Emilia Clarke does a lot of eyebrow acting in Me Before You. As Louisa Clark, a whimsically dressed young woman who accepts a job as caretaker of a quadriplegic young man to help with her family’s dire finances, Clarke is a fair distance away from dragons or Terminators. To convey her open-hearted, high-spirited pluck, she raises her eyebrows until they’re practically smashed together, pushing them up and down her forehead to oscillate between manic delight and abashed squirms. Will Traynor (Sam Claflin), the quadriplegic young man, regards her with the sardonic composure of someone secretly falling in love.
These are not good performances, exactly. Clarke is endearing, but verges on mugging. Claflin is at his best when Will gives in to his competitive urges, which happens exactly once. While at dinner with Louisa’s family and ridiculously one-note obstacle of a boyfriend Patrick (Matthew Lewis), who neglects her in favor of obsessive exercise, Claflin displays a flash of the charming smarm he employed as Finnick Odair in the Hunger Games movies. The rest of the time, Will mostly either broods or smiles sardonically as Clarke looks frazzled, then surprised, then frazzled again.
But Clarke and Claflin still command attention, not just because there are few characters in Me Before You and fewer with any depth. The movie holds so little visual interest than its leads’ faces are almost the entire show. Director Thea Sharrock manages exactly one strikingly beautiful shot: The camera stays fixed on a close-up of Louisa and Will as they go for a dance-floor spin in his wheelchair, her sitting on his lap, the rest of the party spinning in a blur behind them.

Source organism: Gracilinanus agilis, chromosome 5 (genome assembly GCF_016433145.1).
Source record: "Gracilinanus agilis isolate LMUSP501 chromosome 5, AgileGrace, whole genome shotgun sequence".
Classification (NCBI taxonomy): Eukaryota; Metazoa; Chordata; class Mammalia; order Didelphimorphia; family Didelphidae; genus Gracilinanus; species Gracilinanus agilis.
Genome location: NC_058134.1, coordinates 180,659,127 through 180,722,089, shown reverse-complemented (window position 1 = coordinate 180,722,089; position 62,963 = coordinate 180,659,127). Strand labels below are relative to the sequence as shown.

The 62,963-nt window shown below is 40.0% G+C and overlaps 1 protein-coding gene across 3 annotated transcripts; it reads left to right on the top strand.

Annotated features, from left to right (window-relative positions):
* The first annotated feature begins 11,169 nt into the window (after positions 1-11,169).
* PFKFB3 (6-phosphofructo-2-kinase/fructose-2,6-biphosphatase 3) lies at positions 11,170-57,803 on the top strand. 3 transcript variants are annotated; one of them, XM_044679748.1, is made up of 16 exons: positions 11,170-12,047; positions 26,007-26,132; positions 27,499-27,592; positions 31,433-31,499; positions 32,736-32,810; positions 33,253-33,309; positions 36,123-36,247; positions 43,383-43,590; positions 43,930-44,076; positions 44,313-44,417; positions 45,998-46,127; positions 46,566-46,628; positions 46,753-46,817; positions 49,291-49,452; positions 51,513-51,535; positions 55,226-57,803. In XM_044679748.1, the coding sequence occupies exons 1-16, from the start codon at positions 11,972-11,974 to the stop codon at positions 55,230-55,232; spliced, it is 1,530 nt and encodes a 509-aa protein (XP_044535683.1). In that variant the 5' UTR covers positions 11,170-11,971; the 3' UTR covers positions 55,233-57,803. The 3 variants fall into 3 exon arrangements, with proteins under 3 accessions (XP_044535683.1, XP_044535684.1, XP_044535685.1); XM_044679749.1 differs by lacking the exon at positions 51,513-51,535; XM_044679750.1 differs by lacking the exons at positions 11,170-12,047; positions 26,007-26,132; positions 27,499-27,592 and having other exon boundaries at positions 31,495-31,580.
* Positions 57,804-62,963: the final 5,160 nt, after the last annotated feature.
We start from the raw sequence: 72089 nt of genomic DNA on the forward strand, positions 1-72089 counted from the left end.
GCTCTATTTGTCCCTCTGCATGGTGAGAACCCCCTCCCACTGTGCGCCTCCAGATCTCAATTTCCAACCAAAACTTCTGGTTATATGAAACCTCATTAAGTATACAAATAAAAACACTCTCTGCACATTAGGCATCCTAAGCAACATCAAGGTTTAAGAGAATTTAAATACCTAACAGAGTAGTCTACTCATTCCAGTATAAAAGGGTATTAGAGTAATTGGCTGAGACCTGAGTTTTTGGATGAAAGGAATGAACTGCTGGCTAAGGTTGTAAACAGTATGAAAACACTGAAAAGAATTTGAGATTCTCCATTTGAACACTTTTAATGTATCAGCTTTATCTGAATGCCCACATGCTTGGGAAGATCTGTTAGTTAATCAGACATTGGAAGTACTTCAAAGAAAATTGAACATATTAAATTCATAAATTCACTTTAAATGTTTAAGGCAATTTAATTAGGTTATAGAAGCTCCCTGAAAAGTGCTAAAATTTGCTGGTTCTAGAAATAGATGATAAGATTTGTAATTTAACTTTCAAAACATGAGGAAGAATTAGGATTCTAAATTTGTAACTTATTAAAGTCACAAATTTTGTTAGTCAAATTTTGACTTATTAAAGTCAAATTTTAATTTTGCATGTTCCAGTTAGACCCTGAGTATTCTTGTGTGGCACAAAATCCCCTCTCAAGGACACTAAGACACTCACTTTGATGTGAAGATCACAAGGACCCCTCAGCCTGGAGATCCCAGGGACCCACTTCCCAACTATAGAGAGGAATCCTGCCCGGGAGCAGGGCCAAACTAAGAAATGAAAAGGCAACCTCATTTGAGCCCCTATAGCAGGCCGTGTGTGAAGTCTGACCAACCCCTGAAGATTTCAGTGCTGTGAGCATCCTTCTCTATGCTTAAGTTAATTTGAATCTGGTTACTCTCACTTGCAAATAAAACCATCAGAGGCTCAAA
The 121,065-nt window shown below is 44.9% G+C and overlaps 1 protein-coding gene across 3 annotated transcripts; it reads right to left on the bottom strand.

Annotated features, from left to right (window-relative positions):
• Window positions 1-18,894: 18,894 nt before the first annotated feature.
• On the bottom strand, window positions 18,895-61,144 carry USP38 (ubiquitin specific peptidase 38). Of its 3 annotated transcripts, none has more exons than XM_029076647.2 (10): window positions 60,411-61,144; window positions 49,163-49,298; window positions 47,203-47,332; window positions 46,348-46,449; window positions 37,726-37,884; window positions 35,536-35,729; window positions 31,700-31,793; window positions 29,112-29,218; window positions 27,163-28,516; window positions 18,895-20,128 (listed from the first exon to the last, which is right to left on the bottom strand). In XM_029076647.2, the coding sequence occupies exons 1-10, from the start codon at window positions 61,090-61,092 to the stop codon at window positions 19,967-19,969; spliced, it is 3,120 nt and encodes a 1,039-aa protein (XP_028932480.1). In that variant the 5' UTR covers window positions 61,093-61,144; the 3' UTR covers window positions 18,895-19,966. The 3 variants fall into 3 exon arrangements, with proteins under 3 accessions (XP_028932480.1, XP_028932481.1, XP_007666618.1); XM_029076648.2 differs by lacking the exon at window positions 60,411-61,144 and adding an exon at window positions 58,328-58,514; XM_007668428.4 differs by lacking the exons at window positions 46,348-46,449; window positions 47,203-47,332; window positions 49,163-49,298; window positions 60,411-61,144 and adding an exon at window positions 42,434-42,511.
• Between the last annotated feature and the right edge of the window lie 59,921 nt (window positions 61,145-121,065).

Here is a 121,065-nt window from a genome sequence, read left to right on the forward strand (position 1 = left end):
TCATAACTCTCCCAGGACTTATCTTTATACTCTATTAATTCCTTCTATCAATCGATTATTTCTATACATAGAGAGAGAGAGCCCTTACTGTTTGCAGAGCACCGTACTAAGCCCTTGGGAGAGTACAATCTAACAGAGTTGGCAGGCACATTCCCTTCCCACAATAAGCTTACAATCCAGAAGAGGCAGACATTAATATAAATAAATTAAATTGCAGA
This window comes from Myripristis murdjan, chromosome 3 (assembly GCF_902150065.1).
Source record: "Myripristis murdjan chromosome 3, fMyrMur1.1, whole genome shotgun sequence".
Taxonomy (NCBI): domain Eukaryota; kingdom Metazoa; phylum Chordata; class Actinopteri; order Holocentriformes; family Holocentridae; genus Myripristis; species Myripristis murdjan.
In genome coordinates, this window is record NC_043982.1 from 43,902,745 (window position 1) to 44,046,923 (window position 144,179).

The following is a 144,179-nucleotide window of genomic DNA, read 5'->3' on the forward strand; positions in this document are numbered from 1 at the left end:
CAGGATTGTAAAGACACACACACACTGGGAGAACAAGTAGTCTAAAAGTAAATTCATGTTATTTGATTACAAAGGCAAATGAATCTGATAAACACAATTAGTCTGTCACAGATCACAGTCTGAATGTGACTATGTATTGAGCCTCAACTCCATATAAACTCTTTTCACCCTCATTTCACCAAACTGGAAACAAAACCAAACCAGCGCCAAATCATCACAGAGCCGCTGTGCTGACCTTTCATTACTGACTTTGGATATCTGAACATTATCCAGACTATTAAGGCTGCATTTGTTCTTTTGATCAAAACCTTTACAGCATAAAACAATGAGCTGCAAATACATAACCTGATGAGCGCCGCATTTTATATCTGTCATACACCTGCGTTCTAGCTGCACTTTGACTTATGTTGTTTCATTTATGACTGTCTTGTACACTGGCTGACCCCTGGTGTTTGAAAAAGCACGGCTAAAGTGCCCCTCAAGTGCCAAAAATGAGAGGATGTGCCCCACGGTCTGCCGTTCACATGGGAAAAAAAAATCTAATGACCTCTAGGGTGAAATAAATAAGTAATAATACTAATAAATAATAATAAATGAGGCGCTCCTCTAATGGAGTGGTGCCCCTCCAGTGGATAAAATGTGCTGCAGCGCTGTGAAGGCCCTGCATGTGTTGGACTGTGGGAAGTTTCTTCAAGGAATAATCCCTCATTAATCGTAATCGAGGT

That a weepy romance should depend heavily on its stars is not a surprise. But it also depends on those stars playing characters who make a convincing, engaging potential couple. These two feel more like a computer match, complementing each other technically but not practically. Louisa is eternally optimistic, but has been limited in her options by her family’s financial situation, necessitating that she stay in her hometown and contribute. Will feels robbed of his earlier vitality—he was injured two years ago in an accident hastily dramatized in the film’s opening scene—but perks up enough to nudge Louisa in the direction of subtitled films and Mozart concerts. This is supposed to be romantic, but it seems like Will is clearing a very low bar set by Patrick—or more accurately, by the filmmakers (including screenwriter Jojo Moyes, adapting her own novel), who can’t conceive of a single moment where Patrick is more than mildly polite to Louisa but expect the audience to buy him as her boyfriend of seven years. Will’s slight condescension only looks attractive by comparison.
The movie also reveals relatively early that Will is seriously considering an assisted-suicide procedure, and has agreed to think on it for six months to appease his posh, stricken parents (Janet McTeer and Charles Dance). This plot point has angered some disability activists, but if they just sit down and watch the movie, they might get bored and fall asleep. If they were still outraged upon waking, it would be, frankly, kind of understandable. The movie deserves some credit for not demonizing assisted suicide, but makes Will so unyielding that both the issue and the character become static. It’s not an uncommon quality in a real life, but it doesn’t make for much of a movie. Me Before You is a first-level tearjerker, the kind that expects people to cry when the characters are sad, not because of any unspoken meaning underneath. It just goes through the motions and pipes in contemplative music, because that’s what these movies do.